Debbie Fetterman writes
about running for The Dallas Morning News
Last fall, longtime Dallas-area runner
Patrick Johns became the first person to
complete the Himalayan 100-mile Stage Race four
times. For Johns, 51, the story isn't about his
His background is in behavioral science.
Johns, who said he is a sales manager,
motivational speaker and journalist, began
wondering why he and the others subjected
themselves to the torturous conditions
associated with this five-stage race held near
the border between India and Nepal. The grueling
race features views of four of the world's five
highest peaks – including Mount Everest.
"The answer was that by pushing the ends of
the spectrum, you increase your ability to cope,
and that's a good thing," said Johns, the father
of 17-year-old twins.
Johns initially registered for the 2000
Himalayan 100 with a friend because it was a new
challenge in his running adventures. He had
finished about 30 marathons at the time – Pike's
Peak three times.
"I call it a progressive disease," he said of
his passion for running longer distances. "Once
you get confidence that you're able to run
shorter distances, the distances grow."
Johns wrote a story about his adventures
following the 2000 event. Race director C.S.
Pandey learned of the story and invited him to
be a guest in 2003. Race officials sought event
promotion in the United States. After the
horrors of Sept. 11, American race participation
dipped from 25 in 2000 to two in 2003. The event
had 12 Americans this year among the 70
In 2004, Johns returned to study the core
values of these highly motivated, hard-core
runners. He identified what he calls the five
C's, or core values, possessed by these runners:
comfort zone, commitment, connection, common
sense and compassion.
Letting go of one's comfort zone is what an
endurance race is all about, he said.
Commitment also is important. Johns said he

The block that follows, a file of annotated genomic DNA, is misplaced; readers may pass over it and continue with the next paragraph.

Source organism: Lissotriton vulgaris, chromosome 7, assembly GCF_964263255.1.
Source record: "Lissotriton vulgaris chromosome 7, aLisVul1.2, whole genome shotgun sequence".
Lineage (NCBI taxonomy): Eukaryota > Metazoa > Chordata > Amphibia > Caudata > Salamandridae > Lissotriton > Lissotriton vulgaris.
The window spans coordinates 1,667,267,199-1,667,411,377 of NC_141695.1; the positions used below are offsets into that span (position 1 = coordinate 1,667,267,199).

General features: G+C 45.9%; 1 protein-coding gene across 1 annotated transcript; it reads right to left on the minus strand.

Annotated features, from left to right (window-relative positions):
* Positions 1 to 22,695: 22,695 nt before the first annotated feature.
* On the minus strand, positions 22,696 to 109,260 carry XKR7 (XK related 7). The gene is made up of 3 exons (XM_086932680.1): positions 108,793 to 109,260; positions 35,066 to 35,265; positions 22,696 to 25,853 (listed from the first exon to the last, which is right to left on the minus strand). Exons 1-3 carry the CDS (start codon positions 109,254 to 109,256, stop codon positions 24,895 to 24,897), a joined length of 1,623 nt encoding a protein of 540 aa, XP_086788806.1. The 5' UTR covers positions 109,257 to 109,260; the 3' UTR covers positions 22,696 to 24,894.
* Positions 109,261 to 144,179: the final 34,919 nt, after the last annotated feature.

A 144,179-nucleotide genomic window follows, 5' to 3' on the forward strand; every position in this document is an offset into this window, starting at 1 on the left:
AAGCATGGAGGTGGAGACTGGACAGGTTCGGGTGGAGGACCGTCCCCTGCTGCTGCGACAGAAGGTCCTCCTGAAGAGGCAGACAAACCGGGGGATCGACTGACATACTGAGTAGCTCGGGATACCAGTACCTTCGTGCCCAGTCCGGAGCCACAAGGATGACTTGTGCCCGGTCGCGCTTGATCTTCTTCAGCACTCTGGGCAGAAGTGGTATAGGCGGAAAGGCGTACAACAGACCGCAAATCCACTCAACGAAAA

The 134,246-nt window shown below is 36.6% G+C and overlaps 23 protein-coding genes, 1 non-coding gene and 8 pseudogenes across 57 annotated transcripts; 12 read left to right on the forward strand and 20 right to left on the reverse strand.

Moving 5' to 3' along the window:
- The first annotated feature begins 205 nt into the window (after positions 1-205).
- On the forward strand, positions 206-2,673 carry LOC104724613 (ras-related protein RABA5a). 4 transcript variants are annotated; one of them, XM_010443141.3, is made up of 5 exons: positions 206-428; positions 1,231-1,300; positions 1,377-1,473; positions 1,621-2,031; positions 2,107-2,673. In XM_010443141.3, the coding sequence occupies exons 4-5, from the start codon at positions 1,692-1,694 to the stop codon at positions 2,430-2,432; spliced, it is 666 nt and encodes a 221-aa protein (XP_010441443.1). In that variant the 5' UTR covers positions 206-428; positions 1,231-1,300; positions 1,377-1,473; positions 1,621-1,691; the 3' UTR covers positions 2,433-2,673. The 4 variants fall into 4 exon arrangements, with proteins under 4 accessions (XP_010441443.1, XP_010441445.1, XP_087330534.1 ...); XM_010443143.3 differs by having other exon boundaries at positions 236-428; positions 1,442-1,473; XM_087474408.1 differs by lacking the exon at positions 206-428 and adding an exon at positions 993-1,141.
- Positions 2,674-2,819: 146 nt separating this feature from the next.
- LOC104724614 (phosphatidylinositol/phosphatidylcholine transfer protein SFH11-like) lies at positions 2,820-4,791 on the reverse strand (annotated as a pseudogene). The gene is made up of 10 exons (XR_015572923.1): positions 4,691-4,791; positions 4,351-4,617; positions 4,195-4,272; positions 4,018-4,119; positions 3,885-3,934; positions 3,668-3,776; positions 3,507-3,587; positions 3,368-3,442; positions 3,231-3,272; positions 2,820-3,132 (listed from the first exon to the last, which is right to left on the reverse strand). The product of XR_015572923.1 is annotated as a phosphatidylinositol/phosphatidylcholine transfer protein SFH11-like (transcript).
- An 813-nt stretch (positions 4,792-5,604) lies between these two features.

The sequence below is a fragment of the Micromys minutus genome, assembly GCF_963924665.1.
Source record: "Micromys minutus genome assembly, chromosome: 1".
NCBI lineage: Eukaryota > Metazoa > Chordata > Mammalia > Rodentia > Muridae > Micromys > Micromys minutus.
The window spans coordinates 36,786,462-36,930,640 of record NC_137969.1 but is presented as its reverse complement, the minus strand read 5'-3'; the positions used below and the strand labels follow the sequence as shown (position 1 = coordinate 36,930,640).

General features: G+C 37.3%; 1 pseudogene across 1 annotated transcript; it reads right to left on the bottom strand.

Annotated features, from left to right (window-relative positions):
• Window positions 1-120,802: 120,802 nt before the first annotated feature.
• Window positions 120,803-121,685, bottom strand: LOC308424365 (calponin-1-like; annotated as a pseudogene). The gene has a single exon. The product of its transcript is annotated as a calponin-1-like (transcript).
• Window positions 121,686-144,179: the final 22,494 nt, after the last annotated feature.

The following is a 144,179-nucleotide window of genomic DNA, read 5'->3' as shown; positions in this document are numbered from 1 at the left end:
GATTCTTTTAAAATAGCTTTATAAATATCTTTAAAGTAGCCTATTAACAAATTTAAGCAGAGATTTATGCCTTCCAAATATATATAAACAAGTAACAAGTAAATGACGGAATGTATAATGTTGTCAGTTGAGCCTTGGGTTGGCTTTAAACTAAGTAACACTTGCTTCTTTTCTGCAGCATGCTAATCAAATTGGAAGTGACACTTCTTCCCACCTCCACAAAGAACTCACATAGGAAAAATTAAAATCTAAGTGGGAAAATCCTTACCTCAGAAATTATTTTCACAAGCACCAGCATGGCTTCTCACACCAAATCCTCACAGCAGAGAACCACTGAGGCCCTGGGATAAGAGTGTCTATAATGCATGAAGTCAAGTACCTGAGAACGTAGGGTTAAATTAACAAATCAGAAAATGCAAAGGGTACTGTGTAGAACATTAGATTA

and a friend spent a year planning and training
for the event.
"The reason we were there is that we said
we'd be there," he said. "We told people. We
verbalized our intentions and believed in the
Connection comes in many ways, he added. It
goes far beyond life experiences gained
traveling to a Third World country. He said he's
met fascinating people, often at speaking
engagements after his trips, who are making a
difference in the world.
Common sense is a necessity to finish such an
endeavor. Participants must have appropriate
training, pace themselves daily, be smart and
not take chances.
"The race has so many pitfalls and problems
and injuries because of the hard conditions and
altitude," he said.
That's where compassion comes into play.
"To get everybody across the finish line
requires compassion and teamwork," he said. "You
see the most elite runners helping the slowest
to make sure the majority of people finish. It's
a powerful thing to watch."
Johns said he might return for a fifth try in
October. Every time he goes, he learns more life
lessons and more about himself.
"By exposing yourself to very difficult
things, you redefine your personal definition of
what hard is," he said. "Other things you choose
to do seem easy."
For information about the race, visit